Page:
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How We Did It: Collecting Oral Histories to Preserve the foolsFURY Legacy


We realized our little team of three would not be able to conduct all the interviews on our own. In fact, we made the decision that due to power dynamics Eliezer, the artistic director, should not conduct any of the interviews. So, we needed to find personable folks who were interested in short-term flexible work. After an earnest discussion we settled on $75 per interview, a rate that encompassed interview time, preparation, and wrap up (and also that foolsFURY was in San Francisco, the most expensive city in the United States). We ended up finding company contacts who had extensive interviewing experience (podcaster Angela Santillo, who is also a playwright and former company member), who were dramaturgs (Emily Dedakis and Scott Horstein), and those who had both recent and past experience with foolsFURY’s method of ensemble and devised work (Julius Rea and Jillian Jetton, respectively).

The tight timeline and virtual format necessitated creating a clear onboarding packet for interviewers. Dr. Jenkins was our oral history expert, having collected oral histories for plays she wrote. She drafted a list of possible questions and shared her guide to conducting oral history interviews and a sample release form. We built on this foundation to create a seven-item digital “packet.” It included a process checklist, detailed guide for interviewers, list of possible questions, notes form, instructions for using auto transcription on Zoom, information about release forms, and a short summary of the Legacy Project itself. Links to these materials are also included at the end of this essay.

We asked interviewers to look through the packet and then provided a thirty- to sixty-minute on-boarding meeting via Zoom. We had intended to do a single group meeting for efficiency, but the need to complete these steps quickly meant it was actually easier to schedule one-on-one sessions. We also gave each person their initial list of interviewees.

We did not provide interviewers the opportunity to practice beforehand, but it would have been useful. Jetton who (like Santillo and Dedakis) was interviewed as well as being an interviewer, said,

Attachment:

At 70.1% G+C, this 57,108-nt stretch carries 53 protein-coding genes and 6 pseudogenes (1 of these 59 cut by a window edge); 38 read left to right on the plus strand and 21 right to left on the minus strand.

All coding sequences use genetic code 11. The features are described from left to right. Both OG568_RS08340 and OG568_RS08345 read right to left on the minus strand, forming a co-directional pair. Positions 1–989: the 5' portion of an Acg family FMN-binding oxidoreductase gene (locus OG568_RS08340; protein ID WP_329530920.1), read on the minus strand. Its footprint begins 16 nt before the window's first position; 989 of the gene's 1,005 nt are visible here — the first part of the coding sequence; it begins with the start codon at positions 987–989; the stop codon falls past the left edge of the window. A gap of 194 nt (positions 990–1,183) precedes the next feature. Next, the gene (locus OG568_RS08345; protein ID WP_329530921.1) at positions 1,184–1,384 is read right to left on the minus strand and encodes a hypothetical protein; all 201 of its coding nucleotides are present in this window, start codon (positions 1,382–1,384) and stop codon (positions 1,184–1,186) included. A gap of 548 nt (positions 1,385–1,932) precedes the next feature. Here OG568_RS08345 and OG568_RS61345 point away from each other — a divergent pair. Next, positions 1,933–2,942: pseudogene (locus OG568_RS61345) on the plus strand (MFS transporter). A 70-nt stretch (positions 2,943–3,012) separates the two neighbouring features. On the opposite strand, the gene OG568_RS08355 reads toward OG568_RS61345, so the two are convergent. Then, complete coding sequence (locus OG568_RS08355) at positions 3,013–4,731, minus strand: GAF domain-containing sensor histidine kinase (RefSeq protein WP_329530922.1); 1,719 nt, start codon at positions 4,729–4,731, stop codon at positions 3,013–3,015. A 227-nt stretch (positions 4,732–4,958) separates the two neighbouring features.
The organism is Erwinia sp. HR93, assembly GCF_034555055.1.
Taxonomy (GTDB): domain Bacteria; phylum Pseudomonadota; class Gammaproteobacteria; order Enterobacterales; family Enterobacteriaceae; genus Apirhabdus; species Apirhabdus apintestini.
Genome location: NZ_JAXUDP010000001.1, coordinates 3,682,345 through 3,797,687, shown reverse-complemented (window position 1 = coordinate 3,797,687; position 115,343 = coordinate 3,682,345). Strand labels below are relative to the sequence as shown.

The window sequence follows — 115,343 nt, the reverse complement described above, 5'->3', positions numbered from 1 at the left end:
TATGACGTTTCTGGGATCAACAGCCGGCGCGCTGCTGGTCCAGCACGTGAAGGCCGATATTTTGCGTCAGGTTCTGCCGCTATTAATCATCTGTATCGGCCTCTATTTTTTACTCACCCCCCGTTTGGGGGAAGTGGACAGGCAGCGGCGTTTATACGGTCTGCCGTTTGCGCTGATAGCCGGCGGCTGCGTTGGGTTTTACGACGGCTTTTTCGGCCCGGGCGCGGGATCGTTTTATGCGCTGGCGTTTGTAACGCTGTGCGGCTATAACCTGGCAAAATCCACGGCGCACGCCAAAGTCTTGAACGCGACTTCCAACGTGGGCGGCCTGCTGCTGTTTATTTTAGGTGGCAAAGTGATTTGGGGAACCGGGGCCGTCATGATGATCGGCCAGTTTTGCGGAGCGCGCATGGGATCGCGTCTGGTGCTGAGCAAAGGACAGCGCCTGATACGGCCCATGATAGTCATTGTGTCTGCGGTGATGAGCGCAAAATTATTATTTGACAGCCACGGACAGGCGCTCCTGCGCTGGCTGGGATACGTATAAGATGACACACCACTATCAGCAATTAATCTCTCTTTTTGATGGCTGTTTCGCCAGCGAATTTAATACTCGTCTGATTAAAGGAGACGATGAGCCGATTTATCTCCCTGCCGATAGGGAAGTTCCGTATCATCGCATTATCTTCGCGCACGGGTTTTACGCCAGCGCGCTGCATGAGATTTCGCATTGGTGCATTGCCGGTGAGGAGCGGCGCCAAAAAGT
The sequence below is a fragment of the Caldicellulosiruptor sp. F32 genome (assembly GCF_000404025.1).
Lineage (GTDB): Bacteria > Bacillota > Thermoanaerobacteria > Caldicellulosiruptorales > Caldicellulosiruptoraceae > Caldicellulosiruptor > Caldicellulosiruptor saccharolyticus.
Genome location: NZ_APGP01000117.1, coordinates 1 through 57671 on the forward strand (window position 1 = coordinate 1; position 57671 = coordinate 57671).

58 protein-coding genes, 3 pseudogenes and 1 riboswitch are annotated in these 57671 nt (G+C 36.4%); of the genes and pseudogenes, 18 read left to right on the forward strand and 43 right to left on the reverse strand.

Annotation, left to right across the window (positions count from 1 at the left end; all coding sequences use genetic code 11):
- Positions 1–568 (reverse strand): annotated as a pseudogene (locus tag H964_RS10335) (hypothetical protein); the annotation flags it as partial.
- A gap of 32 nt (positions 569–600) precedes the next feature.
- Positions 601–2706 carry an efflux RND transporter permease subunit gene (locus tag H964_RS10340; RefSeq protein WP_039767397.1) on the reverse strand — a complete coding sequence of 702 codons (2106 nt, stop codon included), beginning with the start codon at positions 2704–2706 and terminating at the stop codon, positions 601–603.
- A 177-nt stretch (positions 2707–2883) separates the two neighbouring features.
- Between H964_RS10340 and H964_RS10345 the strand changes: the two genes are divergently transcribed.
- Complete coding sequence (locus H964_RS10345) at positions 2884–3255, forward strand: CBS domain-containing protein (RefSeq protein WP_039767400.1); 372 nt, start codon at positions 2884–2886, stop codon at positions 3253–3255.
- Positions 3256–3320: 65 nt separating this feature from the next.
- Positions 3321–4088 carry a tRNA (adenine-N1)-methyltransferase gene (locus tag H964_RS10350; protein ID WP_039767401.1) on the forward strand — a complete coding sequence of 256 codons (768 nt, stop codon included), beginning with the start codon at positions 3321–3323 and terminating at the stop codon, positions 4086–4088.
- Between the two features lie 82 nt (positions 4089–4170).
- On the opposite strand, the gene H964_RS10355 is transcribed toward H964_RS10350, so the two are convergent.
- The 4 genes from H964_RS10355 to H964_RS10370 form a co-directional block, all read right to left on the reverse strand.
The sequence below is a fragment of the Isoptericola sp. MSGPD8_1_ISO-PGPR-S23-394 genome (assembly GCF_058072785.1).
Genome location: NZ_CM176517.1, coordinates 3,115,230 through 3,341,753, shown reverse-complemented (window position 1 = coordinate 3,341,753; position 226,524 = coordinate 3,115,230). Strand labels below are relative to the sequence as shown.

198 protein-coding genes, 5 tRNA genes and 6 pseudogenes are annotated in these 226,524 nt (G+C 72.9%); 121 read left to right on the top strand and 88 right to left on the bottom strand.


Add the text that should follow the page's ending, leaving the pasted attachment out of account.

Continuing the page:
“The person who interviewed me was wonderfully casual. It felt much more like a conversation than a formal interview. And I realized, ‘Oh, that’s what you have to do. You just have to have a conversation.” One of the things that worked the best when I was being interviewed was that the interviewer would listen intently and latch on to specific things that I had said to bring up later. I’m a big talker. So, I would finish a long answer and she’d say, ‘Let’s go all the way back to this one thing that you mentioned, can you tell me more about that?’ It made me feel like she was really listening and that she cared about what I had to say. So, I tried to carry that approach into all of the interviews that I did from then on.”

We began to send out emails to prospective interviewees. We created a form letter that briefly described the project, and provided the next step of signing a release form.

In retrospect, we introduced the release forms too early in the process. Moving this step to post-interview would have reassured folks that they were in control of their own stories.

Our intent with the release forms was to ensure that interviewees felt comfortable and in control of their own stories. Inspired by the essay Who Owns Oral History? A Creative Commons Solution by Jack Dougherty and Candace Simpson, we wanted to keep the rights in the hands of the interviewee while facilitating access for archive users. The University of Michigan’s copyright office has a guide to copyright and oral history interviews that includes options for release forms that use Creative Commons, which we repurposed with their permission.